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An Agonizing Battle With Schizophrenia Ends On A California Freeway. Family Says Mental Health System Failed Their Son
Frank Campos jumped out of a car going 60 mph on his way to yet another care facility. His family hopes their story will help others exasperated by a broken-down infrastructure of care.
A woman sits in her living room on a couch, holding a framed photo of her son while looking off to the left. Light from a lamp illuminates the room. On a table to the woman's right are three more framed family pictures.
Kathrynne Campos-Gil holds a photo of her son Frank, who was diagnosed with schizophrenia in his mid 20s and died tragically in 2021.
(Samanta Helou Hernandez
(Samanta Helou Hernandez
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Frank Campos' childhood bedroom still overflows with art: dark charcoal portraits, kinetic abstracts and mixed media sculptures that look like miniature cities.

An Agonizing Battle With Schizophrenia Ends In A Tragic Death

The artifacts tell his story in fragments: a smiling kid on a middle school ID card. Family photos from Yosemite peeking out of a wooden box of his keepsakes.

“There’s so much: He sketched, he wrote. He wrote for hours and hours,” said his mother, Kathrynne Campos-Gil.

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There’s no clear sign of when and where it would all end.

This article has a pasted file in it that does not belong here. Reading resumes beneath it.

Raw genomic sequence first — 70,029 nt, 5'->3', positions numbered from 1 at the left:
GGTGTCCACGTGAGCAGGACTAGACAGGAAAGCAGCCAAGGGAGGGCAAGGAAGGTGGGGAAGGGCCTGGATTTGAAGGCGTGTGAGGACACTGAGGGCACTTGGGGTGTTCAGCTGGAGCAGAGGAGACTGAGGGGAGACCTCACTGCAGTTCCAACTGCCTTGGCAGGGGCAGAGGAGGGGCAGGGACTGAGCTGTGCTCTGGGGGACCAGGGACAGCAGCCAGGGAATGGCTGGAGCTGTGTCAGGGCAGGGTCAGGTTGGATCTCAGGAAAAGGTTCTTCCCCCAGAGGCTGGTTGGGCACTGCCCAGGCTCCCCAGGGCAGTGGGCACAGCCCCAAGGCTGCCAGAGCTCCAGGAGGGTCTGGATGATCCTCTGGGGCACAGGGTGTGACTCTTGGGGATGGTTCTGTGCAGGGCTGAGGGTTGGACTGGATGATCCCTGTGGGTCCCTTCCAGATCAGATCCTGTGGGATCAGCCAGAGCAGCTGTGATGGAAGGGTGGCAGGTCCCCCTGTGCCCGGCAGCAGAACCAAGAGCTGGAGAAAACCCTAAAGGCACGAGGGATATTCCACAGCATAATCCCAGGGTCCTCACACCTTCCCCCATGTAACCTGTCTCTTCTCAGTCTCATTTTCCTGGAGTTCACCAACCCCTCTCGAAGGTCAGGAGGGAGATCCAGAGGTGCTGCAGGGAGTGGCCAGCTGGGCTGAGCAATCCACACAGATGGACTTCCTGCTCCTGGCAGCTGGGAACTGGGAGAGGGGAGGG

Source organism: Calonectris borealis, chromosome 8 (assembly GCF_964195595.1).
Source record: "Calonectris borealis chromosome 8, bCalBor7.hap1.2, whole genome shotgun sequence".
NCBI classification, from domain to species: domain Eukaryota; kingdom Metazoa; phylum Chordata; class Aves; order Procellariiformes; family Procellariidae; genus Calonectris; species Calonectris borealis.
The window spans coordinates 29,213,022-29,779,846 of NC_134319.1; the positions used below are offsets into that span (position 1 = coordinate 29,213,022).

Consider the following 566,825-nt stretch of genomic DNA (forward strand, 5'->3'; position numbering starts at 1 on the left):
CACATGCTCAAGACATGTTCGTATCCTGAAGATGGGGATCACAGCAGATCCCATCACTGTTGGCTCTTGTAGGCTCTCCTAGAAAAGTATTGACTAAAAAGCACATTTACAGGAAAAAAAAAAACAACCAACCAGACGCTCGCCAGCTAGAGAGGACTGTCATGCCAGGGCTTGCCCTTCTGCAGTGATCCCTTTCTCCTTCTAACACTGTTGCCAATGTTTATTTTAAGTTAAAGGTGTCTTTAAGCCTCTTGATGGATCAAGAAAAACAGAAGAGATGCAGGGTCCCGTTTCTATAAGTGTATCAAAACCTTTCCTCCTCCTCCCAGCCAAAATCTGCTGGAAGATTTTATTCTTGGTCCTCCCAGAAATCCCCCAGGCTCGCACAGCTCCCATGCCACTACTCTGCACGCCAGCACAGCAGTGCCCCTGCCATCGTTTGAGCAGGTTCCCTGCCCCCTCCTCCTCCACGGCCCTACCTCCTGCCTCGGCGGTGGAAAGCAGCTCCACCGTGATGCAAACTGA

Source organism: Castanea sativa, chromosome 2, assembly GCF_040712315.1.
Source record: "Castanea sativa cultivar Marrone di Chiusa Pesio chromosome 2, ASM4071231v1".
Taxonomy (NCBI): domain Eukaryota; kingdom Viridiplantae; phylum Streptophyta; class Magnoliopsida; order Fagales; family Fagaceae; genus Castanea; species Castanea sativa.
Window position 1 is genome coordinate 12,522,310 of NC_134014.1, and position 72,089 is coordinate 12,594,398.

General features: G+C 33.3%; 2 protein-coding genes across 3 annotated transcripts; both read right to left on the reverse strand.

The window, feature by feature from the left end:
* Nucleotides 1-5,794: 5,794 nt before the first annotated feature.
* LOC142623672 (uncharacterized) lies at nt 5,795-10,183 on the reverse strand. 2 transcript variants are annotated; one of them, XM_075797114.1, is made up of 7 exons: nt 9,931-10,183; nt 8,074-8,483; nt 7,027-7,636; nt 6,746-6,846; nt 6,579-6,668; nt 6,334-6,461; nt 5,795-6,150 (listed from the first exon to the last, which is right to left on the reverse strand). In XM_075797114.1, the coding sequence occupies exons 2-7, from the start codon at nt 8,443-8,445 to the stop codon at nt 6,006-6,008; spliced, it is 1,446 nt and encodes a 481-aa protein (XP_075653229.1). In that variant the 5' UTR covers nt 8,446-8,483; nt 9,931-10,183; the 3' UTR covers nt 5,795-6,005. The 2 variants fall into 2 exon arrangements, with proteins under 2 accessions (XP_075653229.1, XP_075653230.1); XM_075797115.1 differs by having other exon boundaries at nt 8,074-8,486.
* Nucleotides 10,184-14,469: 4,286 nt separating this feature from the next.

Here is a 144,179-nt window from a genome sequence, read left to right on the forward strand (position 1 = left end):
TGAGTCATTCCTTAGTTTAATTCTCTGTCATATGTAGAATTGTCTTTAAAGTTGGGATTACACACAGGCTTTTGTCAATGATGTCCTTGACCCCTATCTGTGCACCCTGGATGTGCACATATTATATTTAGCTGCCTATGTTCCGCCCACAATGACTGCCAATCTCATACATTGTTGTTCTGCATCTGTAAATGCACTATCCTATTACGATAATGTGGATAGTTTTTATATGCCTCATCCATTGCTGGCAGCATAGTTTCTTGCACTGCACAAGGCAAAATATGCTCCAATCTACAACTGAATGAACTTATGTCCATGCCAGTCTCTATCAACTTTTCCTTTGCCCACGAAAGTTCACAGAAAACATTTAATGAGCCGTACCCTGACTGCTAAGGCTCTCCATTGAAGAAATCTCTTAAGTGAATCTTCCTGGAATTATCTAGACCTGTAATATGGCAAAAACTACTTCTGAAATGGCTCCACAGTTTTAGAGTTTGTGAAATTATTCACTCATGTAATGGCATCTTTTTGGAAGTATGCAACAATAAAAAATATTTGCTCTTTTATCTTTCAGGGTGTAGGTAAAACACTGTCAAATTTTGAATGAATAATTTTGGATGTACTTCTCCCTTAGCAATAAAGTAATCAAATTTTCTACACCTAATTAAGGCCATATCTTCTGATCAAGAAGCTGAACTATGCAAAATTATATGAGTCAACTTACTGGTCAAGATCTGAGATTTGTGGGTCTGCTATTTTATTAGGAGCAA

On Feb. 22, 2021, Campos jumped out of the back seat of an SUV into speeding traffic on the 5 Freeway. After walking through lanes of cars streaking past him, a commercial truck struck him, and he died at the scene.

He was 29.

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Campos’ death marked an excruciating end to his family’s years-long battle with schizophrenia. They’d tried several doctors, different facilities and numerous medications, but his serious mental illness continued to plague him, family members said.

It’s a struggle many patients and families across California deal with day in and day out: One out of every 26 adults in California live with a serious mental illness such as schizophrenia.

Yet doctors and affected family members say the mental health care system continues to fail the sickest people — people like Frank Campos, who are tormented by psychosis. The failures are both specific and systemic, and there is no easy solution.

More broadly, experts point to a dire shortage of psychiatric beds as well as financial pressures to release and move patients, compounding an intractable problem that too often has deadly outcomes.

A wrongful death lawsuit the Campos family’s attorney filed in April 2022 alleges that his health care providers failed to provide crucial information about his state of mind and history of suicidal ideation to people responsible for moving him from one facility to another.

By sharing their story, Campos’ family hopes something can be done to protect the next person in crisis.

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An assault charge and previous suicide attempt